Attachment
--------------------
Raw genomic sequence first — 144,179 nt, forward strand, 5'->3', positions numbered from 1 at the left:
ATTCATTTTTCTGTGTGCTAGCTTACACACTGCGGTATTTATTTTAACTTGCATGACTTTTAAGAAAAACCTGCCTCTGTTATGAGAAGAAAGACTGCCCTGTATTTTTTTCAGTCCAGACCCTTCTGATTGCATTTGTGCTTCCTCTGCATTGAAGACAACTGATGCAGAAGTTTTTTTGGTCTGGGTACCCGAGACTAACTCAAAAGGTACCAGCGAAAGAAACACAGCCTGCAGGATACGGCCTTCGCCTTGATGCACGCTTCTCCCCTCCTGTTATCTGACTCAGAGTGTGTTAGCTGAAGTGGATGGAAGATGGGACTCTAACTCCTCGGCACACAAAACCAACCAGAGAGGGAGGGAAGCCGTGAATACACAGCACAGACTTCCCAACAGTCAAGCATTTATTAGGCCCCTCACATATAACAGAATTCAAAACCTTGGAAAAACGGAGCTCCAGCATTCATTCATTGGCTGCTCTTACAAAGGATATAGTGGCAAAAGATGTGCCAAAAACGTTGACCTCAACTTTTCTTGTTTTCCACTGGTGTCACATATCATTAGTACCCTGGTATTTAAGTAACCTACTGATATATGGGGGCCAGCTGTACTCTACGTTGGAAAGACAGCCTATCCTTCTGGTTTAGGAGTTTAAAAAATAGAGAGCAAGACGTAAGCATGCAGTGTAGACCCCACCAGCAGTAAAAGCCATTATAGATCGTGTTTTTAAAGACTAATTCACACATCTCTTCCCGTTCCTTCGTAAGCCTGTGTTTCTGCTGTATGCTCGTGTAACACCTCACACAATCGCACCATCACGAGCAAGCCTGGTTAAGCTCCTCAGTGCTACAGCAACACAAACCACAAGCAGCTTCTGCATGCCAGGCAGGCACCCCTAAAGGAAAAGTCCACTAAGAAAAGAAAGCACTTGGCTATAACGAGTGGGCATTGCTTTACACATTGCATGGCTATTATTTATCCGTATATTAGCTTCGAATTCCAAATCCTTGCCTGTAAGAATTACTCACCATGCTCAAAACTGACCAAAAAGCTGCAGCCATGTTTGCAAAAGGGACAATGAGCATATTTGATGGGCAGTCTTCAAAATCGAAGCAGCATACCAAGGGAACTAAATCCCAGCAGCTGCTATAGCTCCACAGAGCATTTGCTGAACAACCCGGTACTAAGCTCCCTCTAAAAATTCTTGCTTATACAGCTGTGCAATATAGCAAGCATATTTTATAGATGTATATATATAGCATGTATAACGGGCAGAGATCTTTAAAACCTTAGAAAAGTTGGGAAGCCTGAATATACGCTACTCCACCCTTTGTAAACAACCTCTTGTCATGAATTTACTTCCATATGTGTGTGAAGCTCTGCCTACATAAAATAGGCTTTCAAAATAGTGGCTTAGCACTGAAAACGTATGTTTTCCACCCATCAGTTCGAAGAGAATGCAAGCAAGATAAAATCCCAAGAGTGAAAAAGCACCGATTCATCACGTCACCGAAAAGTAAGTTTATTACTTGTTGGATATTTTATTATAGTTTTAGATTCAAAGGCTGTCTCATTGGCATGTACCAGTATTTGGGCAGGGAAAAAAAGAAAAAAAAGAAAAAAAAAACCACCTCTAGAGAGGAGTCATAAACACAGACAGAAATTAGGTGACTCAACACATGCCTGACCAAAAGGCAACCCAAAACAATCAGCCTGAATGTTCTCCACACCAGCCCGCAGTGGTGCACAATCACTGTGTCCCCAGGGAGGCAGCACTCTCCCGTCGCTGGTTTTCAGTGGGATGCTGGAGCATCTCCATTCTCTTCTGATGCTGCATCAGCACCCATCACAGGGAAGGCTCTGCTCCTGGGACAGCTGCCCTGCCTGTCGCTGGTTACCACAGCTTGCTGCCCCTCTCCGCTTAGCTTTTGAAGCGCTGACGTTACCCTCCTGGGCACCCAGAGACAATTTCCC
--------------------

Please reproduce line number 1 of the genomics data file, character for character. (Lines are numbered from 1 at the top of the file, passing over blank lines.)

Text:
Raw genomic sequence first — 144,179 nt, forward strand, 5'->3', positions numbered from 1 at the left: